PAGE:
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‘The Economist’: “it is wrong to insinuate” that Scotland and Catalonia “could never join the EU”

The prestigious publication reacted to the speculations on the inclusion of independent Catalonia and Scotland in the EU. “It is wrong to insinuate that newly independent states could never join the EU”, stated ‘The Economist’ in its latest edition. However, the British magazine also stressed that these two cases have no precedents in Europe and therefore warned that it would be “dishonest to pretend that accession would be quick or easy” for the two nations. Indeed, according to the EU officials quoted in the article, “it would take at least four to five years to negotiate and ratify” Catalonia and Scotland’s EU full-right membership. ‘The Economist’ also scolds the President of the European Commission for having compared the “peaceful referendums in western Europe” to the “violent break-up of a Balkan country”.

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21 February 2014 07:17 PM

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ACN

London (ACN).- “The prestigious publication reacted to the speculations on the inclusion of independent Catalonia and Scotland in the EU. “It is wrong to insinuate that newly independent states could never join the EU”, stated ‘The Economist’ in its latest edition. However, the British magazine also stressed that these two cases have no precedents in Europe and therefore warned that it would be “dishonest to pretend that accession would be quick or easy” for the two nations. Indeed, according to the EU officials quoted in the article, “it would take at least four to five years to negotiate and ratify” Catalonia and Scotland’s EU full-right membership. Besides, “there will be no instant betrothal to the EU, no dowry from Brussels - and no cheques guaranteed by other central banks”. The Economist also scolds the President of the European Commission, José Manuel Durão Barroso, for having compared the “peaceful referendums in western Europe” to the “violent break-up of a Balkan country” during his visit to London last week-end. ‘The Economist’ considered that Barroso was taking sides and working against Scotland’s and Catalonia’s independence, and demanded him to “assess accession applications impartially”.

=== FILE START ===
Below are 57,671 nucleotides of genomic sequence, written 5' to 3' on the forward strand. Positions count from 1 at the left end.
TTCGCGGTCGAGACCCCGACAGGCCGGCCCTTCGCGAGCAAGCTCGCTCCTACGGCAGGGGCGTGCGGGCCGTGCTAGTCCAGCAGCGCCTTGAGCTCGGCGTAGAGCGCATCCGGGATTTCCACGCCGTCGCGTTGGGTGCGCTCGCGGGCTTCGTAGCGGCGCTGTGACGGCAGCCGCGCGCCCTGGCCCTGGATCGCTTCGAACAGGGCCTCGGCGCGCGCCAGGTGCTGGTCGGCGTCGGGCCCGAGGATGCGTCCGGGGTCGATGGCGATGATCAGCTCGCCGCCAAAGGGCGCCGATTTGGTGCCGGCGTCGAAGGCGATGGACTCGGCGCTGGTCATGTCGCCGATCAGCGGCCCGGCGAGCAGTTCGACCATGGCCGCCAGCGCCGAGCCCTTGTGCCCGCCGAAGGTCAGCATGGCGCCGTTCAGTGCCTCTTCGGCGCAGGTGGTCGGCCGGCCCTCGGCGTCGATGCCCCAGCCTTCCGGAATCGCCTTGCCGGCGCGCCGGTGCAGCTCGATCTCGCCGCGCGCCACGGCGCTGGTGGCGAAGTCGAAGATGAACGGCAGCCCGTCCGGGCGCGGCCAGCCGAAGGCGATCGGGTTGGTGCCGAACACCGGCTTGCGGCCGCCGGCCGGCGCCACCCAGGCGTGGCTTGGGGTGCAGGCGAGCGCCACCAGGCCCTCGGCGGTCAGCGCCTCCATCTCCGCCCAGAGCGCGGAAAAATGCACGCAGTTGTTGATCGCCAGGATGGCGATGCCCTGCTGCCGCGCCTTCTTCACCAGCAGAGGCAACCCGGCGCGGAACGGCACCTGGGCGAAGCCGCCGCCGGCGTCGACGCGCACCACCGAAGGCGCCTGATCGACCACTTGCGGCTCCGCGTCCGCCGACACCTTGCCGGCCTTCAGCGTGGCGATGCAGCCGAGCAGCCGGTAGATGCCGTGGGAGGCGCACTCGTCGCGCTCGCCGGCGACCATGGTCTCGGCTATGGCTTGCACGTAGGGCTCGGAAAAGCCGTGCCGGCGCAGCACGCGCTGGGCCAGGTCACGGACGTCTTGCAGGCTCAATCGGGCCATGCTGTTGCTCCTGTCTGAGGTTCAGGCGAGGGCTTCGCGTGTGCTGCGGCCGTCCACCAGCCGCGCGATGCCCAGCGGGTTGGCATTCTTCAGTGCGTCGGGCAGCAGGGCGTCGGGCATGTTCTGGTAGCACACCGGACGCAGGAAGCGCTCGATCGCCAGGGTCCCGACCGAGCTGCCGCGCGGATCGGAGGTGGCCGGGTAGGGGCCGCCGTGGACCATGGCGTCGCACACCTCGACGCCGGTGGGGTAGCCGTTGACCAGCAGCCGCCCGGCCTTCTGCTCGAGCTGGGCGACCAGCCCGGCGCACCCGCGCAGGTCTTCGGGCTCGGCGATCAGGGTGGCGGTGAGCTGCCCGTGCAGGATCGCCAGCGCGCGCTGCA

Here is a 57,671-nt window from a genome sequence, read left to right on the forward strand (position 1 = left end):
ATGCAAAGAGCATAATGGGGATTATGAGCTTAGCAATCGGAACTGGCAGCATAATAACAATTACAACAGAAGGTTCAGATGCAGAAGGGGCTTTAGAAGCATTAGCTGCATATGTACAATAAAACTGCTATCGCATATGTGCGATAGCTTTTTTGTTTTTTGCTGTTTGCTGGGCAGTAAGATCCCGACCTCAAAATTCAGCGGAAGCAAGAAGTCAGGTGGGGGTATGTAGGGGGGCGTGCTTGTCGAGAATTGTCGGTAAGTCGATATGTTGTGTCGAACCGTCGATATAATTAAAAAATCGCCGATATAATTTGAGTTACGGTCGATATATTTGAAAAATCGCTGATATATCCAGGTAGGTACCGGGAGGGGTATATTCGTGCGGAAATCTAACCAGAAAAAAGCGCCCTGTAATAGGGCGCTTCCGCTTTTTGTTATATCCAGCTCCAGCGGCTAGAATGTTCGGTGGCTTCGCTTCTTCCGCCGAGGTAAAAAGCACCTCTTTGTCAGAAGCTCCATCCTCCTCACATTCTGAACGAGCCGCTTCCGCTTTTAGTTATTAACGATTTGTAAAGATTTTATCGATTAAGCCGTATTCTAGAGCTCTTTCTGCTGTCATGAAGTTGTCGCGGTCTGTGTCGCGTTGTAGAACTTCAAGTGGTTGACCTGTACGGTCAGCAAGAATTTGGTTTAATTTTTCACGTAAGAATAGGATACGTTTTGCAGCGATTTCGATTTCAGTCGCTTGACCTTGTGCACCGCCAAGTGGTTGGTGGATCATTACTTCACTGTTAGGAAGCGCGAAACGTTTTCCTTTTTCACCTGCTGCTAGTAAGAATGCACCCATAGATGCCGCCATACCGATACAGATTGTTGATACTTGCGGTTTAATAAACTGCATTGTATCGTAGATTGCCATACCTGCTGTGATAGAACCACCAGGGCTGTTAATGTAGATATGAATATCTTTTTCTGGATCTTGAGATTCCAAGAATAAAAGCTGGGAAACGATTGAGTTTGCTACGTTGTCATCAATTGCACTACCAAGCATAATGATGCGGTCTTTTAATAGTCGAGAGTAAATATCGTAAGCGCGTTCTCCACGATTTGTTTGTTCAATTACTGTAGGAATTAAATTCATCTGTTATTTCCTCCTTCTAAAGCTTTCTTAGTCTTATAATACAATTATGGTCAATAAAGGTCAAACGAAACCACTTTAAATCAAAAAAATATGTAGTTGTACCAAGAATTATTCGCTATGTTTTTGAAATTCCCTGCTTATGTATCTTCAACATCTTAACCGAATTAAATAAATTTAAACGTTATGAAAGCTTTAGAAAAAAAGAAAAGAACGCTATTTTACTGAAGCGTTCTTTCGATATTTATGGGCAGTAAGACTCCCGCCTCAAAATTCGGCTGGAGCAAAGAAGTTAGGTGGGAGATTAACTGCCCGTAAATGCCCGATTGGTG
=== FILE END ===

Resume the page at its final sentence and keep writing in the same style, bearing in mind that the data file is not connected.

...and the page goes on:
In the article entitled Homage to Caledonia (as a reference to George Orwell’s ‘Homage to Catalonia’ and linking it to Scotland), ‘The Economist’ examines the circumstances surrounding the processes for independence in Catalonia and Scotland, and delves into the hypothetical European Union membership of these two territories as independent states.

“It is wrong to insinuate that newly independent states could never join the EU” stated the article which is doubtful that “Montenegro and Macedonia” would actually “be admitted faster than Scotland and Catalonia, which already apply the EU’s rules”.  However, ‘The Economist’ believes “it is still more dishonest to pretend that accession would be quick or easy, even in the best of circumstances”. The article also highlighted that the Catalan and Scottish cases were the first of a kind in the history of the EU: “A split would be unprecedented, even though several EU members were born of earlier secessions”.